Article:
Ben Lear, Cranberry Plant
Out of Stock
Learning Download: How to Grow Cranberries
Cranberries are an easy-to-grow fruit packed with vitamins and antioxidants. Cranberries grow on low, perennial wooden vines that produce runners ranging in 1 to 6 feet long. Leaves will be glossy and green during the growth season, but they will turn red-brown during the harvesting season.
Before Planting: Since cranberries need cold weather to trigger their dormant phase, they need to be grown in areas that reach 32 to 45 degrees for three months at a time.
Planting: Cranberries should be planted outside after the last major frost in the spring. Wet the bed, and then plant the seedlings. Space 1-year cuttings a foot apart, but older seedlings should be spaced 3 feet apart.
Watering: Constantly water the cranberry bed in its first year of growth.
Fertilizer: After planting, fertilize the seedlings every three weeks with a slow-release fertilizer. Follow this fertilization with a well-balanced liquid fertilizer.
Days to Maturity: Cranberry plants will begin to produce fruit once they reach 3 years of age. Cranberries should be harvested before the first frost in the fall. (See variety for days to maturity)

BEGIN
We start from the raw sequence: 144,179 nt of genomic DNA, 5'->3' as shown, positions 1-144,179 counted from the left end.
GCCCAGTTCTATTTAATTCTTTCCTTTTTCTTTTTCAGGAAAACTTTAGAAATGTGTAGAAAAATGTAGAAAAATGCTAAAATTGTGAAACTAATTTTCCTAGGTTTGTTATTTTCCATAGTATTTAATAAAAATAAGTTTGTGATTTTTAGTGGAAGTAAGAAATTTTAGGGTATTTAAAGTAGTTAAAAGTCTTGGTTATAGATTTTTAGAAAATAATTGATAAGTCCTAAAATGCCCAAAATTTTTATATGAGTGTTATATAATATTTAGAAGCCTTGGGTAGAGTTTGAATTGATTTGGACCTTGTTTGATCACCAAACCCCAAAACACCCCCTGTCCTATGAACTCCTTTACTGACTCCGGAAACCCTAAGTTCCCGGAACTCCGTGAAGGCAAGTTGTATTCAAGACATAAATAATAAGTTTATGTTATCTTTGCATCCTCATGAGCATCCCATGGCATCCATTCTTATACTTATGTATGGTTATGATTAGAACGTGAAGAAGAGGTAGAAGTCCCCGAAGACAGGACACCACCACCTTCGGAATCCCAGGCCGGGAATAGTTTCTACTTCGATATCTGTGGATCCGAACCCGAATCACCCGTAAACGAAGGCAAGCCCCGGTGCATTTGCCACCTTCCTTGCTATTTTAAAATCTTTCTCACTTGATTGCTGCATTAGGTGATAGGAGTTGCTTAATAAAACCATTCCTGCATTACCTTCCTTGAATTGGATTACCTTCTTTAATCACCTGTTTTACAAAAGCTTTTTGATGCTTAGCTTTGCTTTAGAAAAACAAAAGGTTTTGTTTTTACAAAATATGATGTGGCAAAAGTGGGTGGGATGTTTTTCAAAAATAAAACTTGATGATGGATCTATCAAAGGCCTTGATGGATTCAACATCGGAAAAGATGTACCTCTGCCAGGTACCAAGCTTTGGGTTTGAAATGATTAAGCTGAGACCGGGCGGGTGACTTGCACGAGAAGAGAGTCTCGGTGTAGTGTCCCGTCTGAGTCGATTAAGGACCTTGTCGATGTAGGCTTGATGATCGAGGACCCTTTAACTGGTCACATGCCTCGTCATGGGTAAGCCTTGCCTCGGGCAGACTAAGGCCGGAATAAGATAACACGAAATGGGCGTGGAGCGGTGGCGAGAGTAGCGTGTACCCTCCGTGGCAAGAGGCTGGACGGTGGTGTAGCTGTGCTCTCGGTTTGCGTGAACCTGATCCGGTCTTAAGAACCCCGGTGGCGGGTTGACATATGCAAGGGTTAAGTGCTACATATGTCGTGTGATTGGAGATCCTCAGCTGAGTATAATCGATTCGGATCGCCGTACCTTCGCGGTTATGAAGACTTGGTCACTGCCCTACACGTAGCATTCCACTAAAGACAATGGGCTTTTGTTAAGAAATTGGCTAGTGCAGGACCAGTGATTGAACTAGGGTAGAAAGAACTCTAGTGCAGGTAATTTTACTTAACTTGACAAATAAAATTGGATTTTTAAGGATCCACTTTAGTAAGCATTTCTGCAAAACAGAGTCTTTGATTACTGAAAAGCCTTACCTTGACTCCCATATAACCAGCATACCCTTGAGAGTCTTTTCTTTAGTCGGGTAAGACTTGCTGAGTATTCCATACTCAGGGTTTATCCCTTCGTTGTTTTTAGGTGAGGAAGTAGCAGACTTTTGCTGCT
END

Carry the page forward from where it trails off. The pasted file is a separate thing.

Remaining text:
Harvesting: To harvest, pick the berries by hand. They are ripe when their color is a deep red. The seed inside the berry should be brown.
Tips: Weed the bed by hand, as cranberries don’t compete well against unwanted weeds. However, the peat moss will help deter common weeds.
Cranberry plants will ship at the appropriate time for your planting zone. The chart below estimates when your cranberry plants will arrive. You will receive an email notifying you when your strawberry roots ship giving you a few days to prepare for planting.
This item’s size, weight, or shape may require an additional shipping surcharge based on the shipping location selected. Specific charges will be displayed during checkout. We are unable to take specific shipping dates at this time.
*This product is perishable and does not ship outside the United States.
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